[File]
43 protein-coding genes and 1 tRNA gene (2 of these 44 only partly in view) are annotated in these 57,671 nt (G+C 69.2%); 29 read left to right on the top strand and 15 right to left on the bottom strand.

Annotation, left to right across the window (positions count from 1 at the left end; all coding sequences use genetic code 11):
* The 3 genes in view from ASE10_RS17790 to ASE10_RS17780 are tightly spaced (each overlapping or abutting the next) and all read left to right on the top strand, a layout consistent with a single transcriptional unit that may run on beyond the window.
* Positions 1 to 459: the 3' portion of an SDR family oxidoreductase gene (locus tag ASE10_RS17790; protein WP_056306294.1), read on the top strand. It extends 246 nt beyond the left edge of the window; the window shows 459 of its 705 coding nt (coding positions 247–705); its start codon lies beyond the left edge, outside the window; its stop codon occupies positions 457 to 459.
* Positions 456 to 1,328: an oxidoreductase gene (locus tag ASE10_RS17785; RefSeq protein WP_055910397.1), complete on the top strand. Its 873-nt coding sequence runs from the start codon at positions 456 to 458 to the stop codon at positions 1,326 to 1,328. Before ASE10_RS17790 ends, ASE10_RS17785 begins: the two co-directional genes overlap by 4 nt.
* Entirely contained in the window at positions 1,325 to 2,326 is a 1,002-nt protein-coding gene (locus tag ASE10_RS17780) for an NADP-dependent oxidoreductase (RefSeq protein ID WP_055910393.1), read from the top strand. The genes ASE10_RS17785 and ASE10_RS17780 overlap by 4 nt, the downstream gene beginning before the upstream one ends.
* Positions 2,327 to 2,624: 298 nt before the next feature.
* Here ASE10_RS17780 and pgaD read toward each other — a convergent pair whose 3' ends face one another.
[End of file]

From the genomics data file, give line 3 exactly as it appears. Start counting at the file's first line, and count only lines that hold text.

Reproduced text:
* The 3 genes in view from ASE10_RS17790 to ASE10_RS17780 are tightly spaced (each overlapping or abutting the next) and all read left to right on the top strand, a layout consistent with a single transcriptional unit that may run on beyond the window.